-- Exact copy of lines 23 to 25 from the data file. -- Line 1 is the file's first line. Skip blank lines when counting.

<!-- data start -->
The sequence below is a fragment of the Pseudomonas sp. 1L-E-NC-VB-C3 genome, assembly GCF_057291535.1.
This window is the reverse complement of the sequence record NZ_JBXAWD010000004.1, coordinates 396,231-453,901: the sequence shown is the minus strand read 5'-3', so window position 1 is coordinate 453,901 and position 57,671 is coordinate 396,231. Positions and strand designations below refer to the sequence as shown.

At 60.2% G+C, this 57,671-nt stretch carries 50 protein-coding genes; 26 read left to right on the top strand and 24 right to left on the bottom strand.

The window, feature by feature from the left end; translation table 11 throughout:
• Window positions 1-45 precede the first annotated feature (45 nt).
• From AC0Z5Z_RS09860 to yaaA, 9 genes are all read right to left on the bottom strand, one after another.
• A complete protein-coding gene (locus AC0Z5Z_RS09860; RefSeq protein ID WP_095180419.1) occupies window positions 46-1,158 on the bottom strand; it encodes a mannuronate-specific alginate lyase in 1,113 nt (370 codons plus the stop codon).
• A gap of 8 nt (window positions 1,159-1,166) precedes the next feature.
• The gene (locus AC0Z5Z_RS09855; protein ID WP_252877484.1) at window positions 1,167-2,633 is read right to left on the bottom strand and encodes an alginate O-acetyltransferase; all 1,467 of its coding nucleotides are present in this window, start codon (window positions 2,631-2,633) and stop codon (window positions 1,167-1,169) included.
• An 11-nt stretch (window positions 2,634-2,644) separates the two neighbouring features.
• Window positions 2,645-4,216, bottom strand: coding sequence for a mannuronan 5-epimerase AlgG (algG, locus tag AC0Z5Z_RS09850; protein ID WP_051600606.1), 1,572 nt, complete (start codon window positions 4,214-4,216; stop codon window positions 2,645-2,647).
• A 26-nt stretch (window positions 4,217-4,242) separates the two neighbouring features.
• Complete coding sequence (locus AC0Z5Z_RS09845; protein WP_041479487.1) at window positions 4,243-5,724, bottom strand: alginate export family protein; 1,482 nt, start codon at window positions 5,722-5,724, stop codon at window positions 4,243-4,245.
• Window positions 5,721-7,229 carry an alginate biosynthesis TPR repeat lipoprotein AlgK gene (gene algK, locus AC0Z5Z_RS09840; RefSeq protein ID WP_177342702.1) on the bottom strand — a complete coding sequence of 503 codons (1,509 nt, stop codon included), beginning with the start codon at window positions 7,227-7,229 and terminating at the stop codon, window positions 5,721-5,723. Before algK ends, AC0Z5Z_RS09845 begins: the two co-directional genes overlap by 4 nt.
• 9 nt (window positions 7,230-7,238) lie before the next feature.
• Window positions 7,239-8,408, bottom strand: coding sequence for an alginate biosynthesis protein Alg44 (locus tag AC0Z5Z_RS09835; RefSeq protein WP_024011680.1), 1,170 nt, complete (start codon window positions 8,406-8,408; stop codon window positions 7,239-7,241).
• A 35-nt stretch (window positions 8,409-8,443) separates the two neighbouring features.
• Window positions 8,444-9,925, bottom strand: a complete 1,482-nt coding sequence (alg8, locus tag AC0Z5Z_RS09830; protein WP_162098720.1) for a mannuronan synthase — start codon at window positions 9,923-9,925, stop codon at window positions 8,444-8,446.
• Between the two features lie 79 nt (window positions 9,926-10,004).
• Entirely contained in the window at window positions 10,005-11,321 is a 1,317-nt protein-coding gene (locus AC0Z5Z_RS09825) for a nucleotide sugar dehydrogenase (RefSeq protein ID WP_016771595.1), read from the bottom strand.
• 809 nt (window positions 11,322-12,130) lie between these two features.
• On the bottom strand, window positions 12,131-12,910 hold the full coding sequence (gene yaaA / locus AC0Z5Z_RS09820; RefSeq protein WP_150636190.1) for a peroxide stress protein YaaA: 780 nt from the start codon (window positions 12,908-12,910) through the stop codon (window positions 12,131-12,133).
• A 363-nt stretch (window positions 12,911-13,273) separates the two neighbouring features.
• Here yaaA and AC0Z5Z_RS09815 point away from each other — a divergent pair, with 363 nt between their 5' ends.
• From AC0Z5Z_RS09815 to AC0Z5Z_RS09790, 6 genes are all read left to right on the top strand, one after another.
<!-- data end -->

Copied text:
• A 363-nt stretch (window positions 12,911-13,273) separates the two neighbouring features.
• Here yaaA and AC0Z5Z_RS09815 point away from each other — a divergent pair, with 363 nt between their 5' ends.
• From AC0Z5Z_RS09815 to AC0Z5Z_RS09790, 6 genes are all read left to right on the top strand, one after another.